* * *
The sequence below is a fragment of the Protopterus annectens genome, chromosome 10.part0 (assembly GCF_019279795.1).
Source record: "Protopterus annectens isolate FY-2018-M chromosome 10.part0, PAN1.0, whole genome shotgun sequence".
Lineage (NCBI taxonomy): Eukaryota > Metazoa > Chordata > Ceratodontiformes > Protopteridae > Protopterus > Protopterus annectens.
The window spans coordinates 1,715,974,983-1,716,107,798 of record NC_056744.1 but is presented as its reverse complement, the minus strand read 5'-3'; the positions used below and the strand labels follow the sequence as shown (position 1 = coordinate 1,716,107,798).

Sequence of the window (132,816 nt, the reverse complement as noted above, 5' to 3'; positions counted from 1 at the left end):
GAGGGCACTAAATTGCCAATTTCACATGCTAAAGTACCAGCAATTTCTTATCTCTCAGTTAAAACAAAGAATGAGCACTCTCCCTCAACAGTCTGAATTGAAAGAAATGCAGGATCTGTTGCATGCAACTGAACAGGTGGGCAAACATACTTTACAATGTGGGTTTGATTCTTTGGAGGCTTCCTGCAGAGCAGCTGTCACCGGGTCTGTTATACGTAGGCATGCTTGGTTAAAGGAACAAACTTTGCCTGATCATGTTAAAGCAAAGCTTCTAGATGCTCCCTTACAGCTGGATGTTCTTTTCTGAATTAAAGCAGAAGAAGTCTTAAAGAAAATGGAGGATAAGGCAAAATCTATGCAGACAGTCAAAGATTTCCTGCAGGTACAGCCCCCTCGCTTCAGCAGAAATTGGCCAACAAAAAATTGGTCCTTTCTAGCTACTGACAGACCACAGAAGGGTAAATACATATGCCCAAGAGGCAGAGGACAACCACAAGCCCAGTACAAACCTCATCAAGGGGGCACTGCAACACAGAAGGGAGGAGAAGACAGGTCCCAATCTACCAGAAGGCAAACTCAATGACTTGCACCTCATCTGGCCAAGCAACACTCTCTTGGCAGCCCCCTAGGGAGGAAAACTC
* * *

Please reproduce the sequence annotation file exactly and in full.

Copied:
The sequence below is a fragment of the Protopterus annectens genome, chromosome 10.part0 (assembly GCF_019279795.1).
Source record: "Protopterus annectens isolate FY-2018-M chromosome 10.part0, PAN1.0, whole genome shotgun sequence".
Lineage (NCBI taxonomy): Eukaryota > Metazoa > Chordata > Ceratodontiformes > Protopteridae > Protopterus > Protopterus annectens.
The window spans coordinates 1,715,974,983-1,716,107,798 of record NC_056744.1 but is presented as its reverse complement, the minus strand read 5'-3'; the positions used below and the strand labels follow the sequence as shown (position 1 = coordinate 1,716,107,798).

Sequence of the window (132,816 nt, the reverse complement as noted above, 5' to 3'; positions counted from 1 at the left end):
GAGGGCACTAAATTGCCAATTTCACATGCTAAAGTACCAGCAATTTCTTATCTCTCAGTTAAAACAAAGAATGAGCACTCTCCCTCAACAGTCTGAATTGAAAGAAATGCAGGATCTGTTGCATGCAACTGAACAGGTGGGCAAACATACTTTACAATGTGGGTTTGATTCTTTGGAGGCTTCCTGCAGAGCAGCTGTCACCGGGTCTGTTATACGTAGGCATGCTTGGTTAAAGGAACAAACTTTGCCTGATCATGTTAAAGCAAAGCTTCTAGATGCTCCCTTACAGCTGGATGTTCTTTTCTGAATTAAAGCAGAAGAAGTCTTAAAGAAAATGGAGGATAAGGCAAAATCTATGCAGACAGTCAAAGATTTCCTGCAGGTACAGCCCCCTCGCTTCAGCAGAAATTGGCCAACAAAAAATTGGTCCTTTCTAGCTACTGACAGACCACAGAAGGGTAAATACATATGCCCAAGAGGCAGAGGACAACCACAAGCCCAGTACAAACCTCATCAAGGGGGCACTGCAACACAGAAGGGAGGAGAAGACAGGTCCCAATCTACCAGAAGGCAAACTCAATGACTTGCACCTCATCTGGCCAAGCAACACTCTCTTGGCAGCCCCCTAGGGAGGAAAACTC